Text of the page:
This happened every single Shabbos.
This sister did so quietly because she saw her parents struggling & didn't want them to feel blamed or stressed out more than they already were.
(Isn't it intriguing how this teenage sister found the emotional maturity & sensitivity to handle the situation thoughtfully, but her brother, who was almost the same age & raised by the same wonderful parents, could not bring himself to behave with minimum decency despite copious investment by his parents, therapist, and those who help youth-at-risk?)
At one point, the mother confided that when she read articles on emotional/verbal abuse & signs of abuse, she felt both startled & dismayed to realize that she identified so strongly with the victim, including the signs of co-dependent behavior toward the abuser.
She said these articles exactly describe her situation with her and her son; she felt abused verbally, mentally, and emotionally...by her own son.
And having known them all for so long & having seen this boy in action, I wholeheartedly agreed with her assessment.
Despite all the psychobabble to the contrary, I couldn't deny the stark reality in front of my face: The mother was being victimized by her teenage son.
And his behavior was NOT in response to an abusive upbringing.
As already stated, the parents went out of their way to give their children a calm, loving upbringing.
It was also odd because these parents possessed exemplary middot & enjoyed wonderful shalom bayis. They both genuinely liked & appreciated each other, and both took pleasure in being mevater to each other.
In other words, the parents presented the ideal example of a healthy relationship.
Together, they cultivated a consistent atmosphere of calm & security.
Furthermore, she & I attended the same chinuch class when our children were little and she continued long after I dropped out from despair.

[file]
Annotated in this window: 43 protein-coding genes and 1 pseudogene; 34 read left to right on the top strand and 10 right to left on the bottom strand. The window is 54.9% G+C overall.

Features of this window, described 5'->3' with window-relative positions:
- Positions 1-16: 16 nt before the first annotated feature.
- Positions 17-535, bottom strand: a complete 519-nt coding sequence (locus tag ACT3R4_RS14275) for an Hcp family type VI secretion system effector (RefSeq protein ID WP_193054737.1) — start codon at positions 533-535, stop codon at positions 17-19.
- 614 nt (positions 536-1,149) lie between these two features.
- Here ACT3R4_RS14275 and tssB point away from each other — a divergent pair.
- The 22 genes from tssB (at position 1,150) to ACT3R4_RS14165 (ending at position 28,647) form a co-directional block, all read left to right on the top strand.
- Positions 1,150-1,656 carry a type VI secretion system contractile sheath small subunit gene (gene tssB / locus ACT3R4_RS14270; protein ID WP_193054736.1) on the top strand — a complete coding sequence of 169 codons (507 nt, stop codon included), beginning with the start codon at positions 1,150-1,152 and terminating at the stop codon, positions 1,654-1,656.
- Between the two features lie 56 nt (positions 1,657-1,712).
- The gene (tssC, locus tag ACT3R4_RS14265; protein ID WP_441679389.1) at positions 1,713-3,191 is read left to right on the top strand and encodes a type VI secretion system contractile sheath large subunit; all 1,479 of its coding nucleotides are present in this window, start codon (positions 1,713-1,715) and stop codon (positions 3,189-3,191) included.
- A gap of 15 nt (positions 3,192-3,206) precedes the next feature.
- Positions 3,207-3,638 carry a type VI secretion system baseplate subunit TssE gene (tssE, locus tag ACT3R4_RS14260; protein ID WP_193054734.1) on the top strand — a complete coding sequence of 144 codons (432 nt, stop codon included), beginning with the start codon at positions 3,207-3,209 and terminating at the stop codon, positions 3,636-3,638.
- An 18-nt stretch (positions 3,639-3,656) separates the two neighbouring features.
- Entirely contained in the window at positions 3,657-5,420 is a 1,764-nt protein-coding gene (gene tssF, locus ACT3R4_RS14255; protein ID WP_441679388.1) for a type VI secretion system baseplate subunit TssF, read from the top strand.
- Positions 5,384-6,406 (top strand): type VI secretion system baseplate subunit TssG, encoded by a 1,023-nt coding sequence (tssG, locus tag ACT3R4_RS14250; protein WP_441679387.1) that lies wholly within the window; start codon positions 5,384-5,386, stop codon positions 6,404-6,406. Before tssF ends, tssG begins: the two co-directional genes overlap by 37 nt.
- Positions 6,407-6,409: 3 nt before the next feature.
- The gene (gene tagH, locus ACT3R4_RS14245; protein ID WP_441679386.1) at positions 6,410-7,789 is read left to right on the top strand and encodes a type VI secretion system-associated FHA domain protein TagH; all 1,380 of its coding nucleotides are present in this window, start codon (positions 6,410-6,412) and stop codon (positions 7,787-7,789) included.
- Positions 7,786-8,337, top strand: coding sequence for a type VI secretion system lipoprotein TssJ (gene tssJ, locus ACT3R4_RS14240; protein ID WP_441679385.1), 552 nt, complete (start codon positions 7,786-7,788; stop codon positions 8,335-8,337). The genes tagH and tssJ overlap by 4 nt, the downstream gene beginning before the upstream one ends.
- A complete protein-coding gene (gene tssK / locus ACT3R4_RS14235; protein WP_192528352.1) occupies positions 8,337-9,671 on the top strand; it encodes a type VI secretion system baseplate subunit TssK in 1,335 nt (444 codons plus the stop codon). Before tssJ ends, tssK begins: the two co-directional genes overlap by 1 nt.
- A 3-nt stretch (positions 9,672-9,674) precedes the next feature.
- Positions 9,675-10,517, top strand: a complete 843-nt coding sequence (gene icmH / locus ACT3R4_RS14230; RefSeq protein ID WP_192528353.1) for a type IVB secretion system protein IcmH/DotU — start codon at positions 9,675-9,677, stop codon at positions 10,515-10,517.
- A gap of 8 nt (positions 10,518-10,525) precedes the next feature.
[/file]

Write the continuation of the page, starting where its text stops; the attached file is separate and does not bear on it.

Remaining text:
Note: My experience with both books & classes indicate most chinuch teaching does NOT offer effective methods for parenting strong-willed, adventurous, bright, innovative, energetic boys. Not on purpose, but they simply have no clue, nor are they necessarily sympathetic to the very real challenges these otherwise wonderful children present. That's a huge part of the problem. Yes, you can find competent chinuch people—they definitely exist!—but you need to really dig around for them.
Back then, the chinuch teacher continued with her usual thing of giving them both wrong advice & right advice, while not realizing the harm caused by a school all wrong for the child. But the chinuch teacher kept insisting it can all work out if the parents continue to work with the school according to the school's directives.
Note: This approach NOT true. I've seen this too many times to count. If the school is the wrong fit for THAT particular child (or for the whole family), then THAT it usually what spurs a child off the derech later. A negative school experience is the main reason for off-the-derech youth later. Even two really wonderful parents may not be able to counteract a consistently negative school experience. How unfortunate that this chinuch teacher remained clueless at the time.
Furthermore, when their children were still young, my friend's husband took the unusual & very intelligent step of hosting a chinuch class for men in their home.
So it was weird to see such problems with this son, plus another son of theirs who also started acting up.
And I noticed a certain insensitivity in these two sons—the one really difficult boy in particular—not just toward his siblings & parents, but in general. Not sociopathy, but he wasn't so interested in how his behavior affected others.